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  14. Oh dear, for a moment I thought you'd checked into an old folk's home. Heal quickly, hospitals are not good places to b.

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  15. Heartbreaking. My dad called for help a lot in his final hospital stay. He was so helpless (paralyzed completely on one side of his body, weak, unable to understand) and none of the staff had the time to sit and calm him down. I'd go out for an hour, come back and he'd be as upset as if I was gone for days. But when there's only one person doing heavy-duty patient sitting, what can you do? Ah, it still makes me weep.

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  16. I'm sure the nurses/aides have to tune out the "help mes" if they were to get any work done, but it must be hard to do so. I hope your stay in the hospital was a short one and that you heal amazingly quick!

    betty

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  17. Poor souls. I have heard people screaming " help" in a hospital and they are usually ignored by the staff. I know the nurses can't help them, because their demands are constant, but it is sad that they are so frightened and know not why.

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  18. oh dear reminds me of taking care of my father inlaw and once when he was hospitalized and the nurses saying "we didn't think he could walk" why not, he walked when he came in. "we didn't think he talked" why not, he talked when he came in. So glad you are discharged hospitals are not a place to get well.

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  19. I was once in a two person room at the hospital. My roommate had hallucinations...she kept screaming about the cockroaches climbing the walls. I kept scanning the walls until I figured out what was going on with her. The staff finally moved her down the hall to her own room, but I could still hear her!

    Hope you have an uneventful recovery! Take care!

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  20. That's so sad, to hear those poor women.

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  21. All I can say Joanne is that nurses deserve every single penny they earn and more besides for their care, their patience and their stickability. Hope that arm isn;t giving you too much pain.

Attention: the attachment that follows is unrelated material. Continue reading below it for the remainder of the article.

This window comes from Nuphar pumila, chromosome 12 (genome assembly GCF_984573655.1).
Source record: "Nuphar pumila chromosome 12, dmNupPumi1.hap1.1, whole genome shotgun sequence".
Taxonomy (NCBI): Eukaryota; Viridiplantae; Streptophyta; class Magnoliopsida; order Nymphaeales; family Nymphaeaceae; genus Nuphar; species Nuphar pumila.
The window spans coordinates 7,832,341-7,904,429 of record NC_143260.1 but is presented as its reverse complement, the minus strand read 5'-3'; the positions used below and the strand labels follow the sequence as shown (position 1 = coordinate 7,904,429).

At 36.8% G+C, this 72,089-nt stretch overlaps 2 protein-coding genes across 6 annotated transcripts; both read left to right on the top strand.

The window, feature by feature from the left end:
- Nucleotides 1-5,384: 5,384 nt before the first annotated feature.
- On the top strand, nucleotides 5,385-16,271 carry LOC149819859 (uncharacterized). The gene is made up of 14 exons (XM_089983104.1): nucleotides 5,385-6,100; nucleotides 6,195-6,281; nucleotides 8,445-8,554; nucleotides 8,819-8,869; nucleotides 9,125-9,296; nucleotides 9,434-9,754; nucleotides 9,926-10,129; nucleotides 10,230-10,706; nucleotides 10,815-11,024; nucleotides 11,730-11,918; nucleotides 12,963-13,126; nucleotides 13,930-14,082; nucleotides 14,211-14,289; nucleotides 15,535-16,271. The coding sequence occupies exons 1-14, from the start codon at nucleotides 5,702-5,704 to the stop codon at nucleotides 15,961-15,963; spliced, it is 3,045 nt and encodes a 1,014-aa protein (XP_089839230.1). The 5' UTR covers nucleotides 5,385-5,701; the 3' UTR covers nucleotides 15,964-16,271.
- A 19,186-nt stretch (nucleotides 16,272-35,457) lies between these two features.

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  22. we may be living longer as a species but we are not living well. some of us anyway. so sad when the body outlasts the brain.

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  23. I'm so glad you are home. Heal quickly.

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  24. Dear Joanne, so sorry to learn that you broke your arm. That must have been--and maybe still is--quite painful. I'm glad you're home from the hospital. Recovering at home surrounded by all that feels so cosy makes such a difference. Take care . . . and be careful. Peace.

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  25. Oh my, did not know you had a problem, get better.

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  26. I remember hearing all of those same voices when I worked at the nursing home. Hope you heal quickly!!

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  27. Oh dear I hope unlike me it's not your right arm, it is so difficult. You have my full sympathies I know what you're going through. Take care my thoughts and prayers are with you. Chris xx
    PS You get surprisingly better at typing with just one hand after a while and I don't think I will ever get used to using a mouse with my right hand again!

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  28. It's a busy job, they do so much pity doctors didn't do more lower jobs but you know their time is very valuable not all but some.
    Merle..............

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  29. So sorry, Joanne! And I'm glad you're home now. It sounds as though you couldn't have gotten much rest in the hospital.

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  30. Oh, dear. So sorry. Well, a good excuse to get waited on, I think.....